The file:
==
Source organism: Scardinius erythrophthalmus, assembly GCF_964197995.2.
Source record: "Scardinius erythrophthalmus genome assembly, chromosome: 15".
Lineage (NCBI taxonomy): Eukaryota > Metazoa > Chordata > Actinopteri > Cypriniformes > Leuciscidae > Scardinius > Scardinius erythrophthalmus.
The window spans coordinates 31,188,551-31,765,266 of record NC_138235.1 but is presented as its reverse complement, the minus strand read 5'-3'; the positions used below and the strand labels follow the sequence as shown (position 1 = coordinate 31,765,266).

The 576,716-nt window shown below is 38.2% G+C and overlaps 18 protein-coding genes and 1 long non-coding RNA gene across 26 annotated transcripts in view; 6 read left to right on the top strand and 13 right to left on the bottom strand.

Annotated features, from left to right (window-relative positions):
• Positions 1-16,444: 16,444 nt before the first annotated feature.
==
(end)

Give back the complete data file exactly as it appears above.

Source organism: Scardinius erythrophthalmus, assembly GCF_964197995.2.
Source record: "Scardinius erythrophthalmus genome assembly, chromosome: 15".
Lineage (NCBI taxonomy): Eukaryota > Metazoa > Chordata > Actinopteri > Cypriniformes > Leuciscidae > Scardinius > Scardinius erythrophthalmus.
The window spans coordinates 31,188,551-31,765,266 of record NC_138235.1 but is presented as its reverse complement, the minus strand read 5'-3'; the positions used below and the strand labels follow the sequence as shown (position 1 = coordinate 31,765,266).

The 576,716-nt window shown below is 38.2% G+C and overlaps 18 protein-coding genes and 1 long non-coding RNA gene across 26 annotated transcripts in view; 6 read left to right on the top strand and 13 right to left on the bottom strand.

Annotated features, from left to right (window-relative positions):
• Positions 1-16,444: 16,444 nt before the first annotated feature.